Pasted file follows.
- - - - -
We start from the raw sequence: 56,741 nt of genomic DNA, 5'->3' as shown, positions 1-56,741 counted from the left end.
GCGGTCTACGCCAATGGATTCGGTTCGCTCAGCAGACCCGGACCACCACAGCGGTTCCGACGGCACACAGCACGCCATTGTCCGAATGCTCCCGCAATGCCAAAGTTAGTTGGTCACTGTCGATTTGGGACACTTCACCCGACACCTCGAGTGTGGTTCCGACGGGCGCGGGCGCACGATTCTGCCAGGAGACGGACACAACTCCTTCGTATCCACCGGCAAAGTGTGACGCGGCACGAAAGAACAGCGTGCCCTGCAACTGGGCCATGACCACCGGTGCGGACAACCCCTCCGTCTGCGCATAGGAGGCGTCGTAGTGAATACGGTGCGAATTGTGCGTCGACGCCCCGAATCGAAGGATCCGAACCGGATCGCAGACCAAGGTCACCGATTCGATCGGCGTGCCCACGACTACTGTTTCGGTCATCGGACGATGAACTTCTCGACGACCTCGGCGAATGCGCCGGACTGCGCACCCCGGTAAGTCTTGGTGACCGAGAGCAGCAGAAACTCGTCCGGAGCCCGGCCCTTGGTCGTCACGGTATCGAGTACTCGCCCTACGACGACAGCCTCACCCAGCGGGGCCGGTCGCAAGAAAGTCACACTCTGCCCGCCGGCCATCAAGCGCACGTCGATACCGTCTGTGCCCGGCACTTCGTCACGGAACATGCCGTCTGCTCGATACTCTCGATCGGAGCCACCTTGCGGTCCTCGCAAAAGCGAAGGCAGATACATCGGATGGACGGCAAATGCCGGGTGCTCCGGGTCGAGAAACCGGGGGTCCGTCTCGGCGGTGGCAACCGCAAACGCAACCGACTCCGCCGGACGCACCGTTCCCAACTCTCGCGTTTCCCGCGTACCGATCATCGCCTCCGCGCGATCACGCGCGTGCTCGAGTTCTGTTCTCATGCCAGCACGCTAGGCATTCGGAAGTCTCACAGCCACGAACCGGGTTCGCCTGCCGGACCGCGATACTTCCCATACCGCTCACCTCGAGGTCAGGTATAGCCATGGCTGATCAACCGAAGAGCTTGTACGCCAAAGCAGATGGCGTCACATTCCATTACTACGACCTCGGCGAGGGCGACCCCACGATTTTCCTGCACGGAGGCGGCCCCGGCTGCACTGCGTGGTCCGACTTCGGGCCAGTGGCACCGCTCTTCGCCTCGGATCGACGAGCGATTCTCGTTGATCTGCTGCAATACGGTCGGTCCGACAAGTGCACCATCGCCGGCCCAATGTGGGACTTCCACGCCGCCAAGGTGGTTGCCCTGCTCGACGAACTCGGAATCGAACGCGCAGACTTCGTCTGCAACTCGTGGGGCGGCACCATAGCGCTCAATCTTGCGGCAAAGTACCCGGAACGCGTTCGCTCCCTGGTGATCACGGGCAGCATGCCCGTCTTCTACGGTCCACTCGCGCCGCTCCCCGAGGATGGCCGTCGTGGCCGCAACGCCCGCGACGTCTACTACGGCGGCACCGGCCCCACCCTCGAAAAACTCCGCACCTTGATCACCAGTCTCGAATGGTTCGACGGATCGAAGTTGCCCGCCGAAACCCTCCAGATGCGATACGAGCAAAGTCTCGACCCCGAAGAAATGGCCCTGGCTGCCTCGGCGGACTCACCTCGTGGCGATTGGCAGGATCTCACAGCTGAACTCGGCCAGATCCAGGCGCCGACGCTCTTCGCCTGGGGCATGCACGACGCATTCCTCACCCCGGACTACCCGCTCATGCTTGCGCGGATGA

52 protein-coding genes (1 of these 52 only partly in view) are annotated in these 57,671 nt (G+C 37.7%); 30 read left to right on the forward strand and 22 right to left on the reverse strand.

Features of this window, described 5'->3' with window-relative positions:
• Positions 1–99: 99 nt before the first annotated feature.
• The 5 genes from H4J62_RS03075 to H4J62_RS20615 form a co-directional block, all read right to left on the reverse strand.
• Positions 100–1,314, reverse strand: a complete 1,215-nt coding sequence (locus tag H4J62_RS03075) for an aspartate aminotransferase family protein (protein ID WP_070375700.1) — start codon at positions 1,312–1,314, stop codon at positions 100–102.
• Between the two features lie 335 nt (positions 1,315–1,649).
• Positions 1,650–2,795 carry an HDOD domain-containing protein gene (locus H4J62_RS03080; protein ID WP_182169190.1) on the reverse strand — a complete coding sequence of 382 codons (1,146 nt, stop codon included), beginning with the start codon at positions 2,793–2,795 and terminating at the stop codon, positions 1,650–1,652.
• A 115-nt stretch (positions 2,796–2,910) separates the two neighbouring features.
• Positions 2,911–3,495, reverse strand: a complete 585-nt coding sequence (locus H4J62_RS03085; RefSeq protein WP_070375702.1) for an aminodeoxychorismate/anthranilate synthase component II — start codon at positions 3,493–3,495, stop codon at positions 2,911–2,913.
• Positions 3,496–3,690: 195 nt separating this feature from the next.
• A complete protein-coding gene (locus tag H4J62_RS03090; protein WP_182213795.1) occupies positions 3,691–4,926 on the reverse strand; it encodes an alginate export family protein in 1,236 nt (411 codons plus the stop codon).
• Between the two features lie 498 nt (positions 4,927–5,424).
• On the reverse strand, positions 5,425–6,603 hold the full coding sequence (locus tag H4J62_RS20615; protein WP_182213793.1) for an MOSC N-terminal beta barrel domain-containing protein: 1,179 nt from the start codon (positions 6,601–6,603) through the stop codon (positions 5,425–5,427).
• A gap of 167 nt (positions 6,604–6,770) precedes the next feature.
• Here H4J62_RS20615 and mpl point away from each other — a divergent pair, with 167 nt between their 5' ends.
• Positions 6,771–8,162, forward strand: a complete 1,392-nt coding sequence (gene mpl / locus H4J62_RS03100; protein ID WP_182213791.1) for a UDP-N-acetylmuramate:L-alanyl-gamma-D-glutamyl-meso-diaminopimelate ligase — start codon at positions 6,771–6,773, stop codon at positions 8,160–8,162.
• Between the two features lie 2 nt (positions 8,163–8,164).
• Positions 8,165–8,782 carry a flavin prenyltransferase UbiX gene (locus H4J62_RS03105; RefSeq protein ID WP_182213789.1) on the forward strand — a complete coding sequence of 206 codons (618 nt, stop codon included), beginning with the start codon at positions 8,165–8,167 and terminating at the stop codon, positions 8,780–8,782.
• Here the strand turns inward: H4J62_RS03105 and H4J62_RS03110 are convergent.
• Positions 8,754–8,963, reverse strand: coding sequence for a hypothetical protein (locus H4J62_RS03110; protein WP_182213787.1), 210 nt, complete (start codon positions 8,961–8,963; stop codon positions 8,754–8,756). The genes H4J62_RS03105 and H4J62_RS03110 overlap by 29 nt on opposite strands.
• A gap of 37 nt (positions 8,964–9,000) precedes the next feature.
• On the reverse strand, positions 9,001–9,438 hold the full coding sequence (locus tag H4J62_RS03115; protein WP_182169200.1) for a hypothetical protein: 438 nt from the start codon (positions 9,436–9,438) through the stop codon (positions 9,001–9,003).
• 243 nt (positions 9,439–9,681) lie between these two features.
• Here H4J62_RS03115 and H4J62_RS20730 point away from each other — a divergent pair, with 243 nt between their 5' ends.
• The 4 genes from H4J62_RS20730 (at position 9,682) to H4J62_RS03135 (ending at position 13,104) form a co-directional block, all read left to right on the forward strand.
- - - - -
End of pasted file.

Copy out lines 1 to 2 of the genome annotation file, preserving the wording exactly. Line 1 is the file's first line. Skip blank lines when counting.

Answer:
We start from the raw sequence: 56,741 nt of genomic DNA, 5'->3' as shown, positions 1-56,741 counted from the left end.
GCGGTCTACGCCAATGGATTCGGTTCGCTCAGCAGACCCGGACCACCACAGCGGTTCCGACGGCACACAGCACGCCATTGTCCGAATGCTCCCGCAATGCCAAAGTTAGTTGGTCACTGTCGATTTGGGACACTTCACCCGACACCTCGAGTGTGGTTCCGACGGGCGCGGGCGCACGATTCTGCCAGGAGACGGACACAACTCCTTCGTATCCACCGGCAAAGTGTGACGCGGCACGAAAGAACAGCGTGCCCTGCAACTGGGCCATGACCACCGGTGCGGACAACCCCTCCGTCTGCGCATAGGAGGCGTCGTAGTGAATACGGTGCGAATTGTGCGTCGACGCCCCGAATCGAAGGATCCGAACCGGATCGCAGACCAAGGTCACCGATTCGATCGGCGTGCCCACGACTACTGTTTCGGTCATCGGACGATGAACTTCTCGACGACCTCGGCGAATGCGCCGGACTGCGCACCCCGGTAAGTCTTGGTGACCGAGAGCAGCAGAAACTCGTCCGGAGCCCGGCCCTTGGTCGTCACGGTATCGAGTACTCGCCCTACGACGACAGCCTCACCCAGCGGGGCCGGTCGCAAGAAAGTCACACTCTGCCCGCCGGCCATCAAGCGCACGTCGATACCGTCTGTGCCCGGCACTTCGTCACGGAACATGCCGTCTGCTCGATACTCTCGATCGGAGCCACCTTGCGGTCCTCGCAAAAGCGAAGGCAGATACATCGGATGGACGGCAAATGCCGGGTGCTCCGGGTCGAGAAACCGGGGGTCCGTCTCGGCGGTGGCAACCGCAAACGCAACCGACTCCGCCGGACGCACCGTTCCCAACTCTCGCGTTTCCCGCGTACCGATCATCGCCTCCGCGCGATCACGCGCGTGCTCGAGTTCTGTTCTCATGCCAGCACGCTAGGCATTCGGAAGTCTCACAGCCACGAACCGGGTTCGCCTGCCGGACCGCGATACTTCCCATACCGCTCACCTCGAGGTCAGGTATAGCCATGGCTGATCAACCGAAGAGCTTGTACGCCAAAGCAGATGGCGTCACATTCCATTACTACGACCTCGGCGAGGGCGACCCCACGATTTTCCTGCACGGAGGCGGCCCCGGCTGCACTGCGTGGTCCGACTTCGGGCCAGTGGCACCGCTCTTCGCCTCGGATCGACGAGCGATTCTCGTTGATCTGCTGCAATACGGTCGGTCCGACAAGTGCACCATCGCCGGCCCAATGTGGGACTTCCACGCCGCCAAGGTGGTTGCCCTGCTCGACGAACTCGGAATCGAACGCGCAGACTTCGTCTGCAACTCGTGGGGCGGCACCATAGCGCTCAATCTTGCGGCAAAGTACCCGGAACGCGTTCGCTCCCTGGTGATCACGGGCAGCATGCCCGTCTTCTACGGTCCACTCGCGCCGCTCCCCGAGGATGGCCGTCGTGGCCGCAACGCCCGCGACGTCTACTACGGCGGCACCGGCCCCACCCTCGAAAAACTCCGCACCTTGATCACCAGTCTCGAATGGTTCGACGGATCGAAGTTGCCCGCCGAAACCCTCCAGATGCGATACGAGCAAAGTCTCGACCCCGAAGAAATGGCCCTGGCTGCCTCGGCGGACTCACCTCGTGGCGATTGGCAGGATCTCACAGCTGAACTCGGCCAGATCCAGGCGCCGACGCTCTTCGCCTGGGGCATGCACGACGCATTCCTCACCCCGGACTACCCGCTCATGCTTGCGCGGATGA